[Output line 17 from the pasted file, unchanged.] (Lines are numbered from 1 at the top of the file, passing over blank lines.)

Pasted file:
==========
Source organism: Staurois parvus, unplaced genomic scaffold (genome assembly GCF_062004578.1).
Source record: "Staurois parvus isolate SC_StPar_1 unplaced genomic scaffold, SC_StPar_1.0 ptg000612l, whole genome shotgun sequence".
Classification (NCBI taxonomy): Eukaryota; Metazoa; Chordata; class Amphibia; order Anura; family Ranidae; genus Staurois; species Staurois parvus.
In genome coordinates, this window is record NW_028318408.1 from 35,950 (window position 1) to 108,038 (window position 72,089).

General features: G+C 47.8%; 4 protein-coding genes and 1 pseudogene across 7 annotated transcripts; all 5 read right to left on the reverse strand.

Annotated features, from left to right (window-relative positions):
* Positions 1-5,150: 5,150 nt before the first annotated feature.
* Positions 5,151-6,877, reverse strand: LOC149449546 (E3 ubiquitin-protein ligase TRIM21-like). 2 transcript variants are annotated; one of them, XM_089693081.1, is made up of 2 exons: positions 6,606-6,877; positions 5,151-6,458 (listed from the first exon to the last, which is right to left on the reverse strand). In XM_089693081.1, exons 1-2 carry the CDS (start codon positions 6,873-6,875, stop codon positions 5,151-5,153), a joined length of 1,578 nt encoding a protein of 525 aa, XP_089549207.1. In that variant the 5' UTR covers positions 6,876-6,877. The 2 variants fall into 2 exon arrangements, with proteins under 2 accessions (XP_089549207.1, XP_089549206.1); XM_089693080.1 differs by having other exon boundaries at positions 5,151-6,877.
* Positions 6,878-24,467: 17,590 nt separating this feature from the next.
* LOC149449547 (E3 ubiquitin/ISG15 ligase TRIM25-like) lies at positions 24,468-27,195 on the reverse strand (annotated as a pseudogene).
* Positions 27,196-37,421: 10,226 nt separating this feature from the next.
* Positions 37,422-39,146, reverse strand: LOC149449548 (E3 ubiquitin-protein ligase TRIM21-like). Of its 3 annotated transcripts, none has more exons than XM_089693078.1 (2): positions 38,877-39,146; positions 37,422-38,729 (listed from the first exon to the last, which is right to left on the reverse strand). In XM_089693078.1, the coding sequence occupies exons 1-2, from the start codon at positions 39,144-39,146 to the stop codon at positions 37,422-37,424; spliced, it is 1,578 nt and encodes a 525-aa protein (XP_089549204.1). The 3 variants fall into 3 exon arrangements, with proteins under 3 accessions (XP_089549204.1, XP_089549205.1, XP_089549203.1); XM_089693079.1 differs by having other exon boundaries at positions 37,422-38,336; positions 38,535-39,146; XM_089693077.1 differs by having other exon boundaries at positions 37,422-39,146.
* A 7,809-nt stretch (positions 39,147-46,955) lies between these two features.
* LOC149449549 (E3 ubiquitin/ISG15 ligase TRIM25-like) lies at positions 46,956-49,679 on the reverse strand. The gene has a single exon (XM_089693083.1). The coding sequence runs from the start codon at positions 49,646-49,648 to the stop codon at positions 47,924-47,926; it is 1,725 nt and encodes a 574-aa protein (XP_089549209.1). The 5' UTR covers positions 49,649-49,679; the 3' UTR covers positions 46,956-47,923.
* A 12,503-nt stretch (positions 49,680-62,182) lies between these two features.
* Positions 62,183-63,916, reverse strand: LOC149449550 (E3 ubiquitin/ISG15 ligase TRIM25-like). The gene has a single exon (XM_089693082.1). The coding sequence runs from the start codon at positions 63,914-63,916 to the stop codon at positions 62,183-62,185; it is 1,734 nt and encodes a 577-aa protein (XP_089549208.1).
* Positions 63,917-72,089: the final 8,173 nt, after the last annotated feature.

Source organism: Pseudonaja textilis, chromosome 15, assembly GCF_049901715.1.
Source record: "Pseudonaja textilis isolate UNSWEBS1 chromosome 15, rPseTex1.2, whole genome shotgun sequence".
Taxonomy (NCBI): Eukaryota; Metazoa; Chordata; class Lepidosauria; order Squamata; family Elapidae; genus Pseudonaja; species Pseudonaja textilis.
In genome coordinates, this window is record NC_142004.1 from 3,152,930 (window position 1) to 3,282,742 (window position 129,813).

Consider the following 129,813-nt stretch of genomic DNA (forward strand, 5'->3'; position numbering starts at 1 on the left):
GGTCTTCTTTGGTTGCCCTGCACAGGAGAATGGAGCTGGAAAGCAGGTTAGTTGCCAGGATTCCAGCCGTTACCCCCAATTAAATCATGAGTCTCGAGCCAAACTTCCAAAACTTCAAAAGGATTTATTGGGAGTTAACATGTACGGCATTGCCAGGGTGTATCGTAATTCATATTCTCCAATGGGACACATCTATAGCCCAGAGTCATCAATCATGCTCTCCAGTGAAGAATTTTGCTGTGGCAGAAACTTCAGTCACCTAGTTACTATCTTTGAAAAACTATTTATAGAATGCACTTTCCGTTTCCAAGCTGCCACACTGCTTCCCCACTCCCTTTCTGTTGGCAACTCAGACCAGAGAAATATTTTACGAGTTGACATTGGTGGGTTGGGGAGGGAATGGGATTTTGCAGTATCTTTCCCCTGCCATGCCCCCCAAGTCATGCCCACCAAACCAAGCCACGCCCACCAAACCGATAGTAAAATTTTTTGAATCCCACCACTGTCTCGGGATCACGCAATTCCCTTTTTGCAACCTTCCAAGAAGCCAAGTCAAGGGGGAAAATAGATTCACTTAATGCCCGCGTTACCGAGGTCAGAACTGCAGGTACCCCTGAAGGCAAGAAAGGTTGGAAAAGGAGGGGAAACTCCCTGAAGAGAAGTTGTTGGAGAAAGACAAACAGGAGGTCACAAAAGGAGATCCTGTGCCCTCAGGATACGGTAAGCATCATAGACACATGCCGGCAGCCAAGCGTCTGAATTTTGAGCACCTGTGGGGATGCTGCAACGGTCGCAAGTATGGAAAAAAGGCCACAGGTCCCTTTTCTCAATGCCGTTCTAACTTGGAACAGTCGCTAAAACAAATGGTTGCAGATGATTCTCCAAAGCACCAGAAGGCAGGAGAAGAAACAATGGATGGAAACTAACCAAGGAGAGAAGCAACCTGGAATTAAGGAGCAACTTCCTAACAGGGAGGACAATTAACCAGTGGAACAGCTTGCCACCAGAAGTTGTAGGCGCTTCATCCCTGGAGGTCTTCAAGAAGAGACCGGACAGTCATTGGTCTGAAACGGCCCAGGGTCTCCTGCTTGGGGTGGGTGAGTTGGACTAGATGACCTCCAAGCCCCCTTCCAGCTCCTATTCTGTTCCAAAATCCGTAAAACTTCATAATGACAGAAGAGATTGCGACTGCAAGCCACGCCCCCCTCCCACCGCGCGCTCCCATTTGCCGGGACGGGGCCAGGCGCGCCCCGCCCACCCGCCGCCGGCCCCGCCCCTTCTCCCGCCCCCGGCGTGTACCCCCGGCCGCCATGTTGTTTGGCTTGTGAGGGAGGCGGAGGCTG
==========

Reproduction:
* Positions 63,917-72,089: the final 8,173 nt, after the last annotated feature.